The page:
A guide to arteriovenous malformations (AVM)

Written by: Mr Christos Tolias
Published: | Updated: 19/02/2019
Edited by: Top Doctors®

Normally present at birth, AVMs cause around 2% of haemorrhagic strokes every year. Mr Christos Tolias, leading neurosurgeon and expert in AVMs, explains more about the condition. 

What is an arteriovenous malformation?

Normally, blood flows from the heart to the arteries of the body. The arteries branch and get smaller until they become a capillary, which is just a single cell thick. In this way blood pressure drops to very low levels that the thinner walled veins can cope with. In an AVM, usually early in life, arteries connect directly to veins. This is a high-pressure shunt or fistula. Veins are not able to handle the pressure of the blood coming directly from the arteries. The veins stretch and enlarge and create what we call a ‘nidus’. Usually, there are multiple feeding vessels in an AVM and many draining veins.

Apart from the typical AVM described above there are other ‘vessel abnormalities’ routinely seen in scans of the brain (venous malformation – abnormal cluster of enlarged veins resembling the spokes of a wheel with no feeding arteries; low pressure, rarely bleed and usually not treated and capillary telangiectasia – abnormal capillaries with enlarged areas; very low pressure and usually not treated either). Brain AVMs can occur on the surface (also called cortical), deep (in the thalamus, basal ganglia, or brainstem), and within the dura (the tough protective covering of the brain). Spinal AVMs can occur on the surface (extramedullary) or within the spinal cord (intramedullary).

Learn more about cavernomas - a type of arteriovascular malformation

What are the symptoms?

The symptoms of AVMs vary depending on their type and location. While migraine-like headaches and seizures are general symptoms, most AVMs do not show symptoms (asymptomatic) until a bleed occurs. Common signs of brain AVMs are:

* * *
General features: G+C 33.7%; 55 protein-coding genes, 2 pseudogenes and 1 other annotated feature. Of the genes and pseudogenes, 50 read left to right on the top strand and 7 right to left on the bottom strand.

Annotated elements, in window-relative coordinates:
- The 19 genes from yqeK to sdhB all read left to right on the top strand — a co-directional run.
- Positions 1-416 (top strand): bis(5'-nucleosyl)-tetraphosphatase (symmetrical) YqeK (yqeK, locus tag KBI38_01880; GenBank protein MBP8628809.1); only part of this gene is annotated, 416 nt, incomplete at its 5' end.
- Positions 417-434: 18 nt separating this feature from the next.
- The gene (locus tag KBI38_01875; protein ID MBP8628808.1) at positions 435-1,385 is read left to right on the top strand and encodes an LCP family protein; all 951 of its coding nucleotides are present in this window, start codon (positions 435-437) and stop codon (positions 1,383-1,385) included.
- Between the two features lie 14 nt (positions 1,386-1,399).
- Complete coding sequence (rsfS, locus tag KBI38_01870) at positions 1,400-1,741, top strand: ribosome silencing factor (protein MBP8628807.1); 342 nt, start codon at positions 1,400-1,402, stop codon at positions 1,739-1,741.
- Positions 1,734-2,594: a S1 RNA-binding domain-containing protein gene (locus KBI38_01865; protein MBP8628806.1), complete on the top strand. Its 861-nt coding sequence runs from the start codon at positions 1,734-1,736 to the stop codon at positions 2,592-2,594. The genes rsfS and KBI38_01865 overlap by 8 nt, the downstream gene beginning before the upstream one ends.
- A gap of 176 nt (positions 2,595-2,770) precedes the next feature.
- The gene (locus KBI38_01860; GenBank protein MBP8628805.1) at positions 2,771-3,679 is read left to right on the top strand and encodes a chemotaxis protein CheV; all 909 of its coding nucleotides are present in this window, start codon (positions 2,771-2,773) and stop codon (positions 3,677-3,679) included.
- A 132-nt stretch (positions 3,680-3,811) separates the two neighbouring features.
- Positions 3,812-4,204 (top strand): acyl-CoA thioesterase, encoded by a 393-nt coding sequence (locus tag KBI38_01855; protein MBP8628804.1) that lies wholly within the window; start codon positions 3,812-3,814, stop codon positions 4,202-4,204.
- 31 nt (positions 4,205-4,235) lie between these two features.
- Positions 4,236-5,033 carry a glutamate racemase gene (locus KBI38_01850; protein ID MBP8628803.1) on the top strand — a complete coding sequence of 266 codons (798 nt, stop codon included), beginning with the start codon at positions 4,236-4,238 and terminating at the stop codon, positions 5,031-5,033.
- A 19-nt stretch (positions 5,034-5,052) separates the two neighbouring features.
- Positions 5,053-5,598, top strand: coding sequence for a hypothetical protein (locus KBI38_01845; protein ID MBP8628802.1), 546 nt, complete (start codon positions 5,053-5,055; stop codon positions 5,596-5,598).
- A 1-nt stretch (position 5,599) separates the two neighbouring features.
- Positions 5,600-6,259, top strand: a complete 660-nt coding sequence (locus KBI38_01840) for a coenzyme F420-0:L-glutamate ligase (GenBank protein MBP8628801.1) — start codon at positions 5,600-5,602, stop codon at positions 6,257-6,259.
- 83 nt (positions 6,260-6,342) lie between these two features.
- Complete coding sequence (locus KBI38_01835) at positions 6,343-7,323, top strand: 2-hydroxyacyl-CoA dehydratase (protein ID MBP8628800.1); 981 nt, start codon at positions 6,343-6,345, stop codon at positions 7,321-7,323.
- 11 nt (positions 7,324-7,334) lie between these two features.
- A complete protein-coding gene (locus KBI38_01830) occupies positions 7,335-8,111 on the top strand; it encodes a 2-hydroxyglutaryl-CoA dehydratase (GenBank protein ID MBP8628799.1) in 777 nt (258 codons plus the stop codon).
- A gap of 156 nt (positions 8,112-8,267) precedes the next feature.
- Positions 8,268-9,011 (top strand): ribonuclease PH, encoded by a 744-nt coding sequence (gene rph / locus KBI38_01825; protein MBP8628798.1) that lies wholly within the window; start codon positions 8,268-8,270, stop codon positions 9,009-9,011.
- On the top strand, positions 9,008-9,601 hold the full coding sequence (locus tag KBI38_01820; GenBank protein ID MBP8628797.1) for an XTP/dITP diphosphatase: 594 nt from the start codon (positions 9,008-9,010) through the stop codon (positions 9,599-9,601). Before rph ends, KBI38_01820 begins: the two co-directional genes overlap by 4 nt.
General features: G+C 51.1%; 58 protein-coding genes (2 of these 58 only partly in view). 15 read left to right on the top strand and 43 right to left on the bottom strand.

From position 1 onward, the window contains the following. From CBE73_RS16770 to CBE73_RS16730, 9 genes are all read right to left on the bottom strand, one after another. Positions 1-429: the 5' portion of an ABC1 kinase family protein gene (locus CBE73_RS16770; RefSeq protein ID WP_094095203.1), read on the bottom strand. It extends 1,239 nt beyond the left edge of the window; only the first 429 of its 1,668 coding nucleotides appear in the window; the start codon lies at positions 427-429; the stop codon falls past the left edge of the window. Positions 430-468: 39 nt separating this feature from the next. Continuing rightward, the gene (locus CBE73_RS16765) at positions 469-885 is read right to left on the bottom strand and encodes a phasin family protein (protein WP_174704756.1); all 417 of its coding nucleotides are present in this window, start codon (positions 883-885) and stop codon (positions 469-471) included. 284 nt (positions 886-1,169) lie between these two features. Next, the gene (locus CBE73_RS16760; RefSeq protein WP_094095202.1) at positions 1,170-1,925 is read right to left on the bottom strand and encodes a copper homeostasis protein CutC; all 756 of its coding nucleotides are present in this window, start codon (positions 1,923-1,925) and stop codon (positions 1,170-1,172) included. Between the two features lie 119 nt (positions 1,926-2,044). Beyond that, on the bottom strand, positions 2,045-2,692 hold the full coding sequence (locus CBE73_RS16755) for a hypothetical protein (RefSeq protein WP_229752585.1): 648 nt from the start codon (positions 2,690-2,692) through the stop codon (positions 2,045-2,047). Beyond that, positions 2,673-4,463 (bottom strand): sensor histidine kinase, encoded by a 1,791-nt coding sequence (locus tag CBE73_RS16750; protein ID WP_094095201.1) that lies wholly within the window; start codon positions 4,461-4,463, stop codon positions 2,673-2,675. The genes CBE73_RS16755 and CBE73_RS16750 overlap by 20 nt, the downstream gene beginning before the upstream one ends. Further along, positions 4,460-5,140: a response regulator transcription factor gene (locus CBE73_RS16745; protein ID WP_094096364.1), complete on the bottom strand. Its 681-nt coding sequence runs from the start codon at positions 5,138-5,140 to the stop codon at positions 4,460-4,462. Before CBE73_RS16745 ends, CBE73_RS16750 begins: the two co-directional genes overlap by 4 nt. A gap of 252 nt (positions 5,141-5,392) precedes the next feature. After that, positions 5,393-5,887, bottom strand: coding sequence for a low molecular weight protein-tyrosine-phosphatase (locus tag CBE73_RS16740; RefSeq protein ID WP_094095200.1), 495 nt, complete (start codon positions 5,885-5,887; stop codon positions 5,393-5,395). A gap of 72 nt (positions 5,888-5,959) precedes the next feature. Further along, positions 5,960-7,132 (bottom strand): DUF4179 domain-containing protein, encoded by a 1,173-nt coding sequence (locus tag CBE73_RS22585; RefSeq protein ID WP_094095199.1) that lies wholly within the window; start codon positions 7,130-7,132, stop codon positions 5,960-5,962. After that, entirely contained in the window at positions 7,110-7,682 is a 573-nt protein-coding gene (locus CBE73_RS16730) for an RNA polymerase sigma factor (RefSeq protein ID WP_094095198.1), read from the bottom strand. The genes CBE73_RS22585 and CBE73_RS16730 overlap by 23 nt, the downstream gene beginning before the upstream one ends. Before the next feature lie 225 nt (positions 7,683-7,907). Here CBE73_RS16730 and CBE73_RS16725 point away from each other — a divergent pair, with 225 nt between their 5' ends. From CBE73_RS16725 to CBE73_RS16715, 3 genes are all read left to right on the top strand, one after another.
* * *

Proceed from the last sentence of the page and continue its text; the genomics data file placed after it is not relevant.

• Sudden onset of a severe headache, vomiting, stiff neck
  • Seizures
  • Migraine-like headaches
  • Swelling or redness of an eye with a particular type of dural AVM called a carotid-cavernous fistula or ‘CCF’
  • Noise in the head, called a ‘bruit’. A dural AVM can cause a bruit due to the blood flowing through it

AVMs can damage the brain or spinal cord in three basic ways:

1. AVMs can rupture and bleed into the brain—called an intracerebral haemorrhage (ICH), or they can bleed into the space between the brain and skull — called a subarachnoid haemorrhage (SAH). Bleeding is the most serious complication of a vascular malformation, because of the risk of brain damage
and so it is treated as an emergency. Sometimes a bleed may be small and produce no symptoms at all.

2. AVMs can exert pressure against the surrounding brain, resulting in seizures or hydrocephalus.

3. AVMs can very rarely reduce the amount of oxygen delivered to nearby tissues and cause neurological symptoms.


Risk of bleeding

The risk of AVM bleeding is 2 to 3% per year. Death from the first haemorrhage is between 10 to 15%. Once a haemorrhage has occurred, the AVM is more likely to bleed again during the first year (6%). Lifetime risk is more difficult to calculate in particular for incidental, non ruptured AVMs. For example, a 25-year-old man has an 80% lifetime risk of bleeding (at least once). Many factors affect this percentage, including where the AVM is located and what type of AVM it is. It’s best to talk to your doctor about your own individual risk.


Who is affected?

AVMs of the brain and spine are congenital (present at birth) and are relatively rare. They affect both men and women at about the same rate. AVMs account for about 2% of all haemorrhagic strokes each year.

To find out more about Mr Tolias and the London Neurosurgery Partnership click here

By Mr Christos Tolias

Mr Christos Tolias is a leading neurosurgeon based in London. Practising at The London Neurosurgery Partnership and King's College Hospital, where he serves as clinical lead. He is also lead for neurovascular surgery, specialising in vascular problems of the brain and spinal cord as well as spinal problems that cause sciatica, arm pain and back pain.

In 2006, he became the first surgeon in Britain to carry out a non-occlusive cerebral vascular bypass operation, his team re-routed the blood supply within the brain of a patient using ELANA technology. He is the director of the only accredited Neurovascular Clinical Training Fellowship from the Royal College of Surgeons in the UK and has large research experience with an extensive publication record. 

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